There’s a pretty good chance the Bureau of Economic Analysis, which produces the numbers on gross domestic product and other macroeconomic data, will declare on Thursday, preliminarily, that real G.D.P. shrank in the second quarter of 2022. Since it has already announced that real G.D.P. shrank in the first quarter, there will be a lot of breathless commentary to the effect that we’re officially in a recession.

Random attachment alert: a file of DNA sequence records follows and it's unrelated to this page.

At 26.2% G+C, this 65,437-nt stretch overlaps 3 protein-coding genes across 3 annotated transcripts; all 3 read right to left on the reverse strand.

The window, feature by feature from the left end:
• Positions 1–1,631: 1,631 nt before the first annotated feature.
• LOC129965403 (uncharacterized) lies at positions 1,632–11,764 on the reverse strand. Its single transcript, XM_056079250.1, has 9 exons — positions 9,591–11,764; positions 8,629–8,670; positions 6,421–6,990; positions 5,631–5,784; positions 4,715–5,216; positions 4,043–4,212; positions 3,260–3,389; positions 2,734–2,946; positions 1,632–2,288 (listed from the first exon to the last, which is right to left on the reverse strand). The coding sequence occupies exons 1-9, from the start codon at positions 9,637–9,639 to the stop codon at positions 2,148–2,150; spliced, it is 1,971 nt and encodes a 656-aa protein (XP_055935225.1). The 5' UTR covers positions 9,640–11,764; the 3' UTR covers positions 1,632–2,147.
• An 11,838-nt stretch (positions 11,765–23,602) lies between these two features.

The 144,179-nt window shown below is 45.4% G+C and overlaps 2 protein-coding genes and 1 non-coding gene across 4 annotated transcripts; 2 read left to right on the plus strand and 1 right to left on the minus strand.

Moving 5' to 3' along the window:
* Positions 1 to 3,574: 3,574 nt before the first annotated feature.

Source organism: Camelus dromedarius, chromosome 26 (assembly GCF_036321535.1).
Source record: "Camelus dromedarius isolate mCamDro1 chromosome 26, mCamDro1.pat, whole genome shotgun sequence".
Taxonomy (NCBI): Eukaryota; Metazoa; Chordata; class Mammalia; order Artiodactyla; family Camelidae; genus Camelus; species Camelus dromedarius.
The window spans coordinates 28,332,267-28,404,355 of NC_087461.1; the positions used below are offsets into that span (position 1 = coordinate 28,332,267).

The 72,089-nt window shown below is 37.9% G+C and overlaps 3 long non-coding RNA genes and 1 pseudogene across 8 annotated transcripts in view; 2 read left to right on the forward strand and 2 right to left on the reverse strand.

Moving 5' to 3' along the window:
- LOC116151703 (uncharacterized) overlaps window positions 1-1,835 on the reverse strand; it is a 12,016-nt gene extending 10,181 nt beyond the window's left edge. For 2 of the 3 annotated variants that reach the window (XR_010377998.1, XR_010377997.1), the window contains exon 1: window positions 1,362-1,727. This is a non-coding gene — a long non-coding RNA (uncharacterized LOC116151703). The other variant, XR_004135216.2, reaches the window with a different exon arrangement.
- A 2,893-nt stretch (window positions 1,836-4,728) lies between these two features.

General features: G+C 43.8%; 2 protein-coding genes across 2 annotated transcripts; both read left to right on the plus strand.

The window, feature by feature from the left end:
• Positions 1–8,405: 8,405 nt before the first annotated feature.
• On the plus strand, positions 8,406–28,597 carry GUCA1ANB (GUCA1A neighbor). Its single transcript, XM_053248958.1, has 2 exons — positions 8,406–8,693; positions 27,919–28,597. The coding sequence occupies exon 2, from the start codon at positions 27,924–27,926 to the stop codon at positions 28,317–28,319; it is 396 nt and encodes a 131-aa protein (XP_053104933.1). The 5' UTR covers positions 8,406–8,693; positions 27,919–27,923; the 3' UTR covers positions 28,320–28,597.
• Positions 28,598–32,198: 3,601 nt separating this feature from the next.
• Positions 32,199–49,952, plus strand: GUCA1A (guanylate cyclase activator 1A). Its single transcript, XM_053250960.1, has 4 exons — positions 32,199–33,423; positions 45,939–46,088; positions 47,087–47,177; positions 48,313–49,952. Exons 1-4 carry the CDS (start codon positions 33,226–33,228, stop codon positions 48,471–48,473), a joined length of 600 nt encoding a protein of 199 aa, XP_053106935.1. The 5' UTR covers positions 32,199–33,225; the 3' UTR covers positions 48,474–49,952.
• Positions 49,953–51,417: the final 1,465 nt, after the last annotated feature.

But we won’t be. That’s not how recessions are defined; more important, it’s not how they should be defined. It’s possible that the people who actually decide whether we’re in a recession — more about them in a minute — will eventually declare that a recession began in the United States in the first half of this year, although that’s unlikely given other economic data. But they won’t base their decision solely on whether we’ve had two successive quarters of falling real G.D.P.